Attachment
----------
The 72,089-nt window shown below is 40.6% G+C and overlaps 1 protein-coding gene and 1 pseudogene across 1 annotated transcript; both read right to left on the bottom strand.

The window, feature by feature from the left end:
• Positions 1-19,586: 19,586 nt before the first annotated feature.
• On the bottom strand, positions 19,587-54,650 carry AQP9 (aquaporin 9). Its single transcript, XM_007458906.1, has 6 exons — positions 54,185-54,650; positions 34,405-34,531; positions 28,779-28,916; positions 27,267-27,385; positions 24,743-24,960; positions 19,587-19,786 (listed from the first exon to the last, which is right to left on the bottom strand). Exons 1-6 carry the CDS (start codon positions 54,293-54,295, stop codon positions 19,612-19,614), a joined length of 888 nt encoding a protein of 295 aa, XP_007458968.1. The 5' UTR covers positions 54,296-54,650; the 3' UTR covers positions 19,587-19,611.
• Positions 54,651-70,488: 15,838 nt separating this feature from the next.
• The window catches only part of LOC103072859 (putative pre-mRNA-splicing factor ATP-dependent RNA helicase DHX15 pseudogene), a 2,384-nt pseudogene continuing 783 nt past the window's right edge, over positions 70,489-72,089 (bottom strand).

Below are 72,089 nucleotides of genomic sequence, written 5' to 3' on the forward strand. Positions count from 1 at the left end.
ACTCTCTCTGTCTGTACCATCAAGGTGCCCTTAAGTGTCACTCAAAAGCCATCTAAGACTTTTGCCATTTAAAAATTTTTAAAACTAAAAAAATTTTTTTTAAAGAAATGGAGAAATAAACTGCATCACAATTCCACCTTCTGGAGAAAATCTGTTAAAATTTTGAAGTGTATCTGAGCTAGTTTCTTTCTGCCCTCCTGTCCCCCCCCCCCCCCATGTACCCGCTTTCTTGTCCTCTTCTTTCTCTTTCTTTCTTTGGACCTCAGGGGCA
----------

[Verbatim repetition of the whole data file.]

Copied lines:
The 72,089-nt window shown below is 40.6% G+C and overlaps 1 protein-coding gene and 1 pseudogene across 1 annotated transcript; both read right to left on the bottom strand.

The window, feature by feature from the left end:
• Positions 1-19,586: 19,586 nt before the first annotated feature.
• On the bottom strand, positions 19,587-54,650 carry AQP9 (aquaporin 9). Its single transcript, XM_007458906.1, has 6 exons — positions 54,185-54,650; positions 34,405-34,531; positions 28,779-28,916; positions 27,267-27,385; positions 24,743-24,960; positions 19,587-19,786 (listed from the first exon to the last, which is right to left on the bottom strand). Exons 1-6 carry the CDS (start codon positions 54,293-54,295, stop codon positions 19,612-19,614), a joined length of 888 nt encoding a protein of 295 aa, XP_007458968.1. The 5' UTR covers positions 54,296-54,650; the 3' UTR covers positions 19,587-19,611.
• Positions 54,651-70,488: 15,838 nt separating this feature from the next.
• The window catches only part of LOC103072859 (putative pre-mRNA-splicing factor ATP-dependent RNA helicase DHX15 pseudogene), a 2,384-nt pseudogene continuing 783 nt past the window's right edge, over positions 70,489-72,089 (bottom strand).

Below are 72,089 nucleotides of genomic sequence, written 5' to 3' on the forward strand. Positions count from 1 at the left end.
ACTCTCTCTGTCTGTACCATCAAGGTGCCCTTAAGTGTCACTCAAAAGCCATCTAAGACTTTTGCCATTTAAAAATTTTTAAAACTAAAAAAATTTTTTTTAAAGAAATGGAGAAATAAACTGCATCACAATTCCACCTTCTGGAGAAAATCTGTTAAAATTTTGAAGTGTATCTGAGCTAGTTTCTTTCTGCCCTCCTGTCCCCCCCCCCCCCCATGTACCCGCTTTCTTGTCCTCTTCTTTCTCTTTCTTTCTTTGGACCTCAGGGGCA